Saturday, 6 June 2015

Spanish Feria

Every year each city in Spain holds a fair or "feria", as known in their local tongue, which is usually a week long celebration that takes place in city squares or fairgrounds and is a big part of the social and religious calendar. Many of them are specific to different towns and regions and offer a huge variety in local specialities, trades, and cultural quirks. Ferias in Spain are usually the local saint's day of a city, however there are other types of fairs that dedicate the celebration to a harvest, the deliverance from the Moors, or simply a safe return from a trip out to sea. Nearly any excuse will do to break out in song, dance and festivity.

Spanish fiestas symbolise the very essence of Spain and the Spanish people. They're colourful, vibrant, usually extremely noisy, often chaotic and always great fun. Ferias usually include a parade, outdoor parties with food, drink and dancing, music concerts, rides for older and younger children, fireworks and dance performances. The ferias in Spain are always attended by locals and entertainers who are impeccably dressed in traditional Spanish costumes.

The biggest festivals of international fame are:

  • the bullrunning of Pamplona,
  • the fireworks of Las Fallas in Valencia,
  • the mock battles of Moros y Cristianos,
  • Semana Santa in all of Andalucia,
  • and the massive Feria de Abril in Seville. 

1. The bigger towns and cities often organise a series of bullfights in the local 'plaza de toros' at fiesta time while smaller villages without a bull ring opt for bull running in the streets. One of Spain's most famous (and most dangerous) fiestas is the San Fermin festival in Pamplona which brings thousands of daredevils from all over the world to run with the bulls through the cobbled streets of the old town.

2. Fire, fireworks and fire crackers feature strongly in many festivals and there's no hotter fiesta than the famous Fallas fiesta in Valencia. This is one of the biggest and most spectacular street festivals in Europe – one of those extraordinary and unique events that everyone should experience at least once in a lifetime. Fallas means 'fires' in the local Valencian language and on the night of March 19th each year the whole city appears to be ablaze when more than 350 beautifully made statues are burnt to the ground.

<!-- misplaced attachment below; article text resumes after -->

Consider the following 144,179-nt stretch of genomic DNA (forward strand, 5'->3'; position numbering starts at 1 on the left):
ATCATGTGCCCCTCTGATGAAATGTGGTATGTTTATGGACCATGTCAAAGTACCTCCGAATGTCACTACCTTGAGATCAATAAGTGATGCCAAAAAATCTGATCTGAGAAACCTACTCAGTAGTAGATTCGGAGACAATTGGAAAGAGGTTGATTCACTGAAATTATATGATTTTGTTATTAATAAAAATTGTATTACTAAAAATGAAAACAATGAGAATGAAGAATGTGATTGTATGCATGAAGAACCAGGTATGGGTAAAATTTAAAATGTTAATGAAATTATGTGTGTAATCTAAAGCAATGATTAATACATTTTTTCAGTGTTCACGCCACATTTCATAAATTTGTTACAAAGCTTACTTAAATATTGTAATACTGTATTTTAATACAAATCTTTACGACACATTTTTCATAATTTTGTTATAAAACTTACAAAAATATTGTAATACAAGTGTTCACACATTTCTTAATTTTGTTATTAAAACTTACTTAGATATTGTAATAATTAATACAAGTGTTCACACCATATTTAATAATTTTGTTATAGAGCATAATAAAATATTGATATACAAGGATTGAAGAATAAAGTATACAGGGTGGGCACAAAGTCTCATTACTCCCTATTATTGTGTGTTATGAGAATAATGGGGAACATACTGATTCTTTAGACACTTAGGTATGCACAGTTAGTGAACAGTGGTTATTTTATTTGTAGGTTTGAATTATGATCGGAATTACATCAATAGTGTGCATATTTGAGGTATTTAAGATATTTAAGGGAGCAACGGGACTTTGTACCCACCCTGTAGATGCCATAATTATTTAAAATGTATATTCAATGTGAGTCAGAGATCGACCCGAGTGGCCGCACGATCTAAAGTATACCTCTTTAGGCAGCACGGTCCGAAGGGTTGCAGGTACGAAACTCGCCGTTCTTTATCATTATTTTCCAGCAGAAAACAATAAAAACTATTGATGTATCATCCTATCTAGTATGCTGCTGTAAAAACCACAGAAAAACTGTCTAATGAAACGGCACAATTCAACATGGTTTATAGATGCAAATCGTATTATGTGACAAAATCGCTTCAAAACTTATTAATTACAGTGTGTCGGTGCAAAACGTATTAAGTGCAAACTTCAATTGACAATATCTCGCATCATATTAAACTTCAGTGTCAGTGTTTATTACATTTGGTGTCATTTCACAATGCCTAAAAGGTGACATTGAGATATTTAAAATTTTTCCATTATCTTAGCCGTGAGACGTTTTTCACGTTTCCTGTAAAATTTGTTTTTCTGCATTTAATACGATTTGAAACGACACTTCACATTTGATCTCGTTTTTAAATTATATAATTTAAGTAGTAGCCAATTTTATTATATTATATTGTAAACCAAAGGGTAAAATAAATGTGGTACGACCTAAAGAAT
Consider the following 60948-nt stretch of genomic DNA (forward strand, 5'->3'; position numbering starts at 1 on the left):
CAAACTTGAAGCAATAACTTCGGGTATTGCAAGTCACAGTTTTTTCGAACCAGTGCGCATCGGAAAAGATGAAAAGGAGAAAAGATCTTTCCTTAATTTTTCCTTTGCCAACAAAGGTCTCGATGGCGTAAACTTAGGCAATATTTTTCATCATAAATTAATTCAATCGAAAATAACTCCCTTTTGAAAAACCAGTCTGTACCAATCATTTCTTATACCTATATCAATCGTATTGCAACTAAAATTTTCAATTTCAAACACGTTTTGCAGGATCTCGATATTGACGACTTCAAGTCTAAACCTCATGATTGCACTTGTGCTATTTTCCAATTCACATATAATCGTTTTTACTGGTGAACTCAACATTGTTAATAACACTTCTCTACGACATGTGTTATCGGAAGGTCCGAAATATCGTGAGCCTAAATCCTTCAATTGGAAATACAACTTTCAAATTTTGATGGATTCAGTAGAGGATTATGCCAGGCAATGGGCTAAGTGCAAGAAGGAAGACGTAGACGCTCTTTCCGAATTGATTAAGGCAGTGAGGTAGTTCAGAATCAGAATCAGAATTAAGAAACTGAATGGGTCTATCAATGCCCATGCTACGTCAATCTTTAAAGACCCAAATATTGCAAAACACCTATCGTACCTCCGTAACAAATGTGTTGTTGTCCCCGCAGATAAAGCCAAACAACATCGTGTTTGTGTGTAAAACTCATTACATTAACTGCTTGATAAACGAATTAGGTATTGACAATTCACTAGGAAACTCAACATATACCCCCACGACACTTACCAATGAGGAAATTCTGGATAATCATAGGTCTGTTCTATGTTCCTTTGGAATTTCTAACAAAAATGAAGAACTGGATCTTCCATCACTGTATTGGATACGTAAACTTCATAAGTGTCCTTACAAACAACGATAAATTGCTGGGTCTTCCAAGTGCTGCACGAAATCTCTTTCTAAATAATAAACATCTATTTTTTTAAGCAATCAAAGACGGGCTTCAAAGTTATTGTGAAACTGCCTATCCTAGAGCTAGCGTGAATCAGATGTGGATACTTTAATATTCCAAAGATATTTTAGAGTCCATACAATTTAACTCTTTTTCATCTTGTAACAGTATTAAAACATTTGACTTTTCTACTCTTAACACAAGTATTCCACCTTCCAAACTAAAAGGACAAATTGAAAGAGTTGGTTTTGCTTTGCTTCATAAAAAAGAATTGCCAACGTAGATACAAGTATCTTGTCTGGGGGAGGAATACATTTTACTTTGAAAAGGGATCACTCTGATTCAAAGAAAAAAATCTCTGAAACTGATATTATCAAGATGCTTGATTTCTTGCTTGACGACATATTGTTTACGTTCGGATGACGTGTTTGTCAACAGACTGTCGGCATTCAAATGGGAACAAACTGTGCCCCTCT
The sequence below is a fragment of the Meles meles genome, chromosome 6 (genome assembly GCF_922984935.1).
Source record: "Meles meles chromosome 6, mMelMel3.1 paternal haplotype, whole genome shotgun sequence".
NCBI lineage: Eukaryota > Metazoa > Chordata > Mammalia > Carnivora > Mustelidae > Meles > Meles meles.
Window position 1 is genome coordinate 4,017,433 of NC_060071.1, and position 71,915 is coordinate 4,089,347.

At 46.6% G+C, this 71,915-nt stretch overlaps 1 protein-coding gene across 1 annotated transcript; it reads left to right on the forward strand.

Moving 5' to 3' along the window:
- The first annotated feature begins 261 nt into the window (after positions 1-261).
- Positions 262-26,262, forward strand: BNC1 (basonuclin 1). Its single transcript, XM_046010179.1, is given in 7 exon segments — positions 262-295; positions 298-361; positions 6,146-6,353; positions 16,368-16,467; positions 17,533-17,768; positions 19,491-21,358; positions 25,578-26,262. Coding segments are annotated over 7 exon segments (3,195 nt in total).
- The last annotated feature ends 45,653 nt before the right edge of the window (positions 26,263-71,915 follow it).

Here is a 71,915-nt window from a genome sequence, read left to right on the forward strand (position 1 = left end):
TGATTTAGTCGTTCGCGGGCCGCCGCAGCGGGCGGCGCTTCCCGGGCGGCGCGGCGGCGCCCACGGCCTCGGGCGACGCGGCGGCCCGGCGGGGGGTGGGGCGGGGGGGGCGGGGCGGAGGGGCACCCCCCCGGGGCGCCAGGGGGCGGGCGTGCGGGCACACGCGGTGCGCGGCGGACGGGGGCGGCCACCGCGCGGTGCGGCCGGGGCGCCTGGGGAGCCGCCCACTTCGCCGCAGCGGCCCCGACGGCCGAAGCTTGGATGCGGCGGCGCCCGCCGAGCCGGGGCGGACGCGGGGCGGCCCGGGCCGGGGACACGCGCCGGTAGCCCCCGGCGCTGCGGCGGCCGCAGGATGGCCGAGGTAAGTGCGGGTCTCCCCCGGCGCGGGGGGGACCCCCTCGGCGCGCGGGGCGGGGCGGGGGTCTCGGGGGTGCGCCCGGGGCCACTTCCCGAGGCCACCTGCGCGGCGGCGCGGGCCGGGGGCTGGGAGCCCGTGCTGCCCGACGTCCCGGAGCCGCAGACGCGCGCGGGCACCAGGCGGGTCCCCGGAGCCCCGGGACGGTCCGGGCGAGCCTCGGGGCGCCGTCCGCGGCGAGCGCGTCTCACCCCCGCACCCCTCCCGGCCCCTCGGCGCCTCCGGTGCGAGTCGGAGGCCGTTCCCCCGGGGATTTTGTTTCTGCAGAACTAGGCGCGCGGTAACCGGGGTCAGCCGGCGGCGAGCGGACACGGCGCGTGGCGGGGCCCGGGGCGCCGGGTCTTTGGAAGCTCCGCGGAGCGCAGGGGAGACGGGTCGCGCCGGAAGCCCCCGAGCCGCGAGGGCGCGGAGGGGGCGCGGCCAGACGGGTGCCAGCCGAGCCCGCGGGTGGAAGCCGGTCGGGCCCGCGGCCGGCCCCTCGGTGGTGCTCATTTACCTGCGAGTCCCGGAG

3. Other famous fiestas include the mad, messy Tomatina which takes place in the village of Buñol, about 30 miles east of Valencia. It's the world's biggest tomato fight involving tens of thousands of people being pelted with several truck loads of tomatoes.

4. And if you think that's a bit weird, wait till you hear about the 'Burial of the Sardine' held in Madrid and various other locations each year. It takes place on Ash Wednesday, at the beginning of Lent, and involves revellers in fancy dress costumes attending the funeral of a sardine! The sardine in question may be a real one in a coffin though sometimes a plastic or cardboard effigy is used. 

5. One of Spain's most impressive fiestas is the April fair of Seville (Feria de Abril) when the achingly romantic capital of Andalucia is transformed into a fairytale world of tented pavilions, costumed equestrian riders and flamboyant flamenco dancing. 

6. Semana Santa is one of the most important festivals on the Spanish calendar. Semana Santa is the Spanish name for Easter. I’ts mainly a series of processions of elaborate floats bearing jewelled statues of Mary and Jesus, penitents wearing pointed hoods, and brass bands. The biggest Semana Santa spectacle is hold in Seville.

7. La Fiesta de Moros y Cristianos is a celebration of the victory over the Moors in the 13th century. The festival itself dates back to the 16th century, and includes street parades of costumed soldiers and battle re-enactments. It is held in many cities at various times of the year, with some of the largest street parades taking place in Alicante, Alcoy, and Villajoyosa.

It’s hard to beat the experience of arriving in some small Spanish village, expecting no more than a bed for the night, to discover the streets decked out with flags and streamers, a band playing in the plaza and the entire population out celebrating the local fiesta. Everywhere in Spain, from the tiniest hamlet to the great cities, devotes at least a couple of days a year to their festivals. 

Sources: - list of all festivals